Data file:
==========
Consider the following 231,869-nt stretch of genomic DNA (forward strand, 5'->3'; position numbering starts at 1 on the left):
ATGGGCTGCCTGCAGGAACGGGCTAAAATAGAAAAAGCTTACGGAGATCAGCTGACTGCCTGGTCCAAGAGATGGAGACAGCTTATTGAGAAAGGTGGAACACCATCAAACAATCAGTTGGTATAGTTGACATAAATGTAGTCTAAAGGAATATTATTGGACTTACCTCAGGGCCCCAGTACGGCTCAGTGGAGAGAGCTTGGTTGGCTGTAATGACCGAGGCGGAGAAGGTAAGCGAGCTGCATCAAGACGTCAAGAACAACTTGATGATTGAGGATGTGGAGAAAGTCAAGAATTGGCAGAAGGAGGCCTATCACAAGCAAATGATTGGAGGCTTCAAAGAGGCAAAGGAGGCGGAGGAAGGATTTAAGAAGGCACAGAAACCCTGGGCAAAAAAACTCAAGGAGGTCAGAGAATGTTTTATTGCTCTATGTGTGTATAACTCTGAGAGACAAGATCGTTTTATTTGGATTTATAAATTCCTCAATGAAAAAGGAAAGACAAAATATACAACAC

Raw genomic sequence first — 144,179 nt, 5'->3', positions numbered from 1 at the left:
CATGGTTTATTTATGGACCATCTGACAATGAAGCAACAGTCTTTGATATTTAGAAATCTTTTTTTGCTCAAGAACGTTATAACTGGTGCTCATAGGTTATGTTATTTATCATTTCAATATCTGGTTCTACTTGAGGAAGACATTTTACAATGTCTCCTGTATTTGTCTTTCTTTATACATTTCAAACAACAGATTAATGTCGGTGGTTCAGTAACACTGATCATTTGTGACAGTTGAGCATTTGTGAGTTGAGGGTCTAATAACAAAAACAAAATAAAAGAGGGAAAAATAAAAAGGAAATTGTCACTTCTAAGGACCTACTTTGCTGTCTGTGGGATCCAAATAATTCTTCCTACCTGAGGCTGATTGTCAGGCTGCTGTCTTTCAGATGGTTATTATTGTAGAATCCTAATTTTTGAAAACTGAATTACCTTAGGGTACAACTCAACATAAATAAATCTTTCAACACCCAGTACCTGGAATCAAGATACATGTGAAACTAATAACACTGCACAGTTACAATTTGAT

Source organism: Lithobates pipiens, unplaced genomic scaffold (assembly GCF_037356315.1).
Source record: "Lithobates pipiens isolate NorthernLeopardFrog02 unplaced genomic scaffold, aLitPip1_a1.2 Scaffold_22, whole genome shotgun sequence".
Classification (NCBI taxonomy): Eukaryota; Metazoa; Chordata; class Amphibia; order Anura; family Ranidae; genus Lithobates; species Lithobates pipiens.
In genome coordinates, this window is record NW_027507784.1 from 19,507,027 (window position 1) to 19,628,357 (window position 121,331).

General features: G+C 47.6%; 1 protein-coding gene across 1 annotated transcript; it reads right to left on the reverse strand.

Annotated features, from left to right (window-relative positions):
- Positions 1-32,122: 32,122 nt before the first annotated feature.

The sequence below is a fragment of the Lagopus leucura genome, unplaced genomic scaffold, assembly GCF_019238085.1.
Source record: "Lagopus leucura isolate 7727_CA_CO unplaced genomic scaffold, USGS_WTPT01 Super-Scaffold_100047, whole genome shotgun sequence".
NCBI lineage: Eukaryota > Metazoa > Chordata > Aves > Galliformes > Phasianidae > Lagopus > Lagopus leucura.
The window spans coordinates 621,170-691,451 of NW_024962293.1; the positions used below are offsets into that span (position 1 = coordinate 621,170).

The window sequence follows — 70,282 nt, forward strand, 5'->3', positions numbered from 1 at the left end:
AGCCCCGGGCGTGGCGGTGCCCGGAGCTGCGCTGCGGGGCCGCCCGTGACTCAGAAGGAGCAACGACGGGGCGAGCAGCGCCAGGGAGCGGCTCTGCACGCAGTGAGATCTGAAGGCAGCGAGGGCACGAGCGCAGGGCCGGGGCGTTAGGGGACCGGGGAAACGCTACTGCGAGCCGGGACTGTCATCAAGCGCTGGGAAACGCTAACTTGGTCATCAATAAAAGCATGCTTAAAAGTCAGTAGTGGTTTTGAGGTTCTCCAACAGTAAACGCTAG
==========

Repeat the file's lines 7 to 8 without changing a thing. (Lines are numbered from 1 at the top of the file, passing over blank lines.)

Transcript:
Classification (NCBI taxonomy): Eukaryota; Metazoa; Chordata; class Amphibia; order Anura; family Ranidae; genus Lithobates; species Lithobates pipiens.
In genome coordinates, this window is record NW_027507784.1 from 19,507,027 (window position 1) to 19,628,357 (window position 121,331).